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Seattle City Light Seeks Partner To Turn Historic Steam Plant Into STEAM Center

Seattle City Light wants to transform its historicGeorgetown steam plant building into a museum and cultural center – with a twist. The search is on for a nonprofit partner to provide programming that emphasizes something called “STEAM” education.  

The better-known STEM education is an acronym for Science, Technology, Engineering and Math. STEAM adds “Arts” into the mix.

“We think that a steam plant would be a great place for STEAM education,” says Scott Thomson, a spokesman for Seattle City Light.

The plant first opened in 1907 to provide power for Seattle’s electric streetcars and the Seattle-Tacoma Interurban railway. The property has multiple designations as a historic landmark, including one for Mechanical Engineering.

But lately, it’s also been used as a venue for a variety of art projects, including a play and music videos. Thompson says monthly open houses the utility started offering four years ago have attracted more than 7,000 visitors.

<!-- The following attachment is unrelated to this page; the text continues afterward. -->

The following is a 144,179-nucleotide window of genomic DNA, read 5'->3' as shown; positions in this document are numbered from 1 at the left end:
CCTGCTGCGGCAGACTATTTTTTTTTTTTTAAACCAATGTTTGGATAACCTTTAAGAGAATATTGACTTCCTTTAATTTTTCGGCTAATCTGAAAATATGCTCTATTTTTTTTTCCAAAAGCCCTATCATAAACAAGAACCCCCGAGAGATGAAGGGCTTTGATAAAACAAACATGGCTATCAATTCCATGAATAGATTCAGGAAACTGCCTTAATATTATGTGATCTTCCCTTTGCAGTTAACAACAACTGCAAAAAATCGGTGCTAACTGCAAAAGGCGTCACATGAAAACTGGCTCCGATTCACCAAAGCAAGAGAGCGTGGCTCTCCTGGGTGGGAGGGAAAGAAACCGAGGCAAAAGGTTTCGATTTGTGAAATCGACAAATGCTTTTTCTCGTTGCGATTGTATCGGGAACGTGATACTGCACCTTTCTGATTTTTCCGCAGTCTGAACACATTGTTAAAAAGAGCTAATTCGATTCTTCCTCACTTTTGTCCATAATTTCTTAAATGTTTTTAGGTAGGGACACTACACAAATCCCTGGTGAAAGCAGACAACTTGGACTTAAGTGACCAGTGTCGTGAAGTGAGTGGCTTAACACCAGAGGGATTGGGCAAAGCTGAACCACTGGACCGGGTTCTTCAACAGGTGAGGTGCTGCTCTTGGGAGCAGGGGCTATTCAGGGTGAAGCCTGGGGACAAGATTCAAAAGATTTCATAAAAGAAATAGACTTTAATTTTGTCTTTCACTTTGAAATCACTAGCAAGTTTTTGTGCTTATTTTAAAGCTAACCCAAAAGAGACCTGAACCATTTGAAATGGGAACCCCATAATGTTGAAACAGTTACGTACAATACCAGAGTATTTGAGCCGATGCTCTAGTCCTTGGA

“It’s this amazing step back in time to really big gages and big imposing equipment…'Steam punk' folks really love that vibe to it. And I think that that is what continues to fascinate people about these locations. And they want to keep coming back and taking all kinds of pictures,” Thomson says.

City Light will be accepting programming proposals through early July with hopes of selecting a partner by the end of the year. Details on the requirements are at the utility’s website.  

Bellamy Pailthorp covers the environment for KNKX with an emphasis on climate justice, human health and food sovereignty. She enjoys reporting about how we will power our future while maintaining healthy cultures and livable cities. Story tips can be sent to